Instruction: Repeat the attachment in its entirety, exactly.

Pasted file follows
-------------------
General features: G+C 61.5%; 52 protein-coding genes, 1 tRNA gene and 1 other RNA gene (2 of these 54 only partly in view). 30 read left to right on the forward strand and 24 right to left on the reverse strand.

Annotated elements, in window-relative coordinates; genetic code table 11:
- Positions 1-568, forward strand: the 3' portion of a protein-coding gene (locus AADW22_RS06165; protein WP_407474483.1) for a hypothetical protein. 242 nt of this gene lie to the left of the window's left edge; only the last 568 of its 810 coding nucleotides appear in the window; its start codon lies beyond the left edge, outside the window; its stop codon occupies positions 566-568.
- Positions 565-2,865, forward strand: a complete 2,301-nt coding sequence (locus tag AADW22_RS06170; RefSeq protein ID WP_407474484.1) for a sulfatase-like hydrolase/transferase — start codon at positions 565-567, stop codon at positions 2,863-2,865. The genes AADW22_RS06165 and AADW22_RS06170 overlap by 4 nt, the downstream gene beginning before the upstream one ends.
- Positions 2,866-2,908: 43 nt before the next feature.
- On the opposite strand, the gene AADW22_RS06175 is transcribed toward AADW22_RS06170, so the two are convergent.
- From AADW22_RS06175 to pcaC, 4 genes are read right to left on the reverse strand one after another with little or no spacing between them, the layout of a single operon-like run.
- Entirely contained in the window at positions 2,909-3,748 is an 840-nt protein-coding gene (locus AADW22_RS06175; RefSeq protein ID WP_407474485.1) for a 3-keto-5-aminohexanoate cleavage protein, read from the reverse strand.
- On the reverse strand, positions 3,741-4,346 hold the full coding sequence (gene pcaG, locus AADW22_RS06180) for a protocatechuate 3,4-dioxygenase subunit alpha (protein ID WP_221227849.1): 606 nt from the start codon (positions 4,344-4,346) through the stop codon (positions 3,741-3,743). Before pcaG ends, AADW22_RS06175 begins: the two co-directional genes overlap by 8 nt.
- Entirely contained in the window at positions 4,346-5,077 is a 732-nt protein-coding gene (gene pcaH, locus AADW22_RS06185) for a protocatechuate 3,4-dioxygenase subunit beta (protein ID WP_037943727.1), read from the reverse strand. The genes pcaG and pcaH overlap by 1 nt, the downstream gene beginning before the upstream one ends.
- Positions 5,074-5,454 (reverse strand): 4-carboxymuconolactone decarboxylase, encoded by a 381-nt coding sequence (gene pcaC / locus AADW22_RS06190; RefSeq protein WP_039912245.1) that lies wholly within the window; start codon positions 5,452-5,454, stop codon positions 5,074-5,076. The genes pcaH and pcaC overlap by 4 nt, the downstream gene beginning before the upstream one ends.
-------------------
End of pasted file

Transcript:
General features: G+C 61.5%; 52 protein-coding genes, 1 tRNA gene and 1 other RNA gene (2 of these 54 only partly in view). 30 read left to right on the forward strand and 24 right to left on the reverse strand.

Annotated elements, in window-relative coordinates; genetic code table 11:
- Positions 1-568, forward strand: the 3' portion of a protein-coding gene (locus AADW22_RS06165; protein WP_407474483.1) for a hypothetical protein. 242 nt of this gene lie to the left of the window's left edge; only the last 568 of its 810 coding nucleotides appear in the window; its start codon lies beyond the left edge, outside the window; its stop codon occupies positions 566-568.
- Positions 565-2,865, forward strand: a complete 2,301-nt coding sequence (locus tag AADW22_RS06170; RefSeq protein ID WP_407474484.1) for a sulfatase-like hydrolase/transferase — start codon at positions 565-567, stop codon at positions 2,863-2,865. The genes AADW22_RS06165 and AADW22_RS06170 overlap by 4 nt, the downstream gene beginning before the upstream one ends.
- Positions 2,866-2,908: 43 nt before the next feature.
- On the opposite strand, the gene AADW22_RS06175 is transcribed toward AADW22_RS06170, so the two are convergent.
- From AADW22_RS06175 to pcaC, 4 genes are read right to left on the reverse strand one after another with little or no spacing between them, the layout of a single operon-like run.
- Entirely contained in the window at positions 2,909-3,748 is an 840-nt protein-coding gene (locus AADW22_RS06175; RefSeq protein ID WP_407474485.1) for a 3-keto-5-aminohexanoate cleavage protein, read from the reverse strand.
- On the reverse strand, positions 3,741-4,346 hold the full coding sequence (gene pcaG, locus AADW22_RS06180) for a protocatechuate 3,4-dioxygenase subunit alpha (protein ID WP_221227849.1): 606 nt from the start codon (positions 4,344-4,346) through the stop codon (positions 3,741-3,743). Before pcaG ends, AADW22_RS06175 begins: the two co-directional genes overlap by 8 nt.
- Entirely contained in the window at positions 4,346-5,077 is a 732-nt protein-coding gene (gene pcaH, locus AADW22_RS06185) for a protocatechuate 3,4-dioxygenase subunit beta (protein ID WP_037943727.1), read from the reverse strand. The genes pcaG and pcaH overlap by 1 nt, the downstream gene beginning before the upstream one ends.
- Positions 5,074-5,454 (reverse strand): 4-carboxymuconolactone decarboxylase, encoded by a 381-nt coding sequence (gene pcaC / locus AADW22_RS06190; RefSeq protein WP_039912245.1) that lies wholly within the window; start codon positions 5,452-5,454, stop codon positions 5,074-5,076. The genes pcaH and pcaC overlap by 4 nt, the downstream gene beginning before the upstream one ends.